n : a unit of mass for expressing masses of atoms, molecules, or nuclear particles equal to 1/12 of the atomic mass of the most abundant carbon isotope 6C12 : ATOMIC MASS UNIT - used chiefly in biochemistry
Dalton, John (1766-1844), British chemist and physicist. One of the fathers of modern physical science, Dalton formulated the atomic theory of matter, a theory that established chemistry as a true science. He determined the relative weights of atoms and developed the laws of definite and multiple proportions. He formulated several laws relating to gases, including Dalton's law or the law of partial pressures. His wide interests included meteorology, in which he made valuable observations on the aurora borealis, trade winds, and rain. In 1794 he systematically described and explained the form of color blindness known as Daltonism. He himself was color-blind.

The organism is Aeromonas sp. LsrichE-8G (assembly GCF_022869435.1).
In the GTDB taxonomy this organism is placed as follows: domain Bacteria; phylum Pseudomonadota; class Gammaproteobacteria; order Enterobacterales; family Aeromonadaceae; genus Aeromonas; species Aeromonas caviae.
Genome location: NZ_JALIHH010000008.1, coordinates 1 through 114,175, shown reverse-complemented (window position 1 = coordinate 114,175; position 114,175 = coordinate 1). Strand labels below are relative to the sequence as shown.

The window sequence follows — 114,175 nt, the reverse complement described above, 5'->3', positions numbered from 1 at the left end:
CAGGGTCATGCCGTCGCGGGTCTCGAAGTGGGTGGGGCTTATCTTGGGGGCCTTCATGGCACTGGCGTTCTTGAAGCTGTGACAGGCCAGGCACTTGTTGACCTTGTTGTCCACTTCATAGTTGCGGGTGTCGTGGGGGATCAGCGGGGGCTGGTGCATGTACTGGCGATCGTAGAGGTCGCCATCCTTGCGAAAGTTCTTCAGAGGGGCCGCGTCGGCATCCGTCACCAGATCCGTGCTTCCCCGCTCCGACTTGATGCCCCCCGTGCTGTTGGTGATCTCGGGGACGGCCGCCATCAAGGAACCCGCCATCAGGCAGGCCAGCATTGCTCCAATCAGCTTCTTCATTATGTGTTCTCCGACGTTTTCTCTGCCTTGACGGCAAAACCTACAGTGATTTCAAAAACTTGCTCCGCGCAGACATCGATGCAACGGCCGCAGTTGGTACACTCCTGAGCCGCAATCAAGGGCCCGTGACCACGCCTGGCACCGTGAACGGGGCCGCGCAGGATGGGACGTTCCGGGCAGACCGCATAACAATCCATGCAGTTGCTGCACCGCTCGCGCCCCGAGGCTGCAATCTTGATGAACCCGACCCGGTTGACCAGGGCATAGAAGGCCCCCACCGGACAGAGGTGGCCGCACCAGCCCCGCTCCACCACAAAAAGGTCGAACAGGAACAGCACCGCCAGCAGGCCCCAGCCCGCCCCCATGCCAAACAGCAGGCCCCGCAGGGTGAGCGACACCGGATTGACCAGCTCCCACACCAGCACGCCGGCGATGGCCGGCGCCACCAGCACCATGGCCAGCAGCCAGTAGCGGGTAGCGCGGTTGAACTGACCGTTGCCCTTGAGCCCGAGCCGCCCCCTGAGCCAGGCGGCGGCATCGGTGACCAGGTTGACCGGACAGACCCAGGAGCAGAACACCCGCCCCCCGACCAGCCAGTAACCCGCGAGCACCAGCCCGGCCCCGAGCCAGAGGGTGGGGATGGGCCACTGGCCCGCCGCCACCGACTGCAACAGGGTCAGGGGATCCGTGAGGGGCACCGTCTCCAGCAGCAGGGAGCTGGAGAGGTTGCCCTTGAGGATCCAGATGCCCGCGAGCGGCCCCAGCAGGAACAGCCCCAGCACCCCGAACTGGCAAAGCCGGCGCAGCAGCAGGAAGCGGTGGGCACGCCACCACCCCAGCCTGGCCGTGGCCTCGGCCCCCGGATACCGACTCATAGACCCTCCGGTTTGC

Similar sounding terms: to·lu·idine
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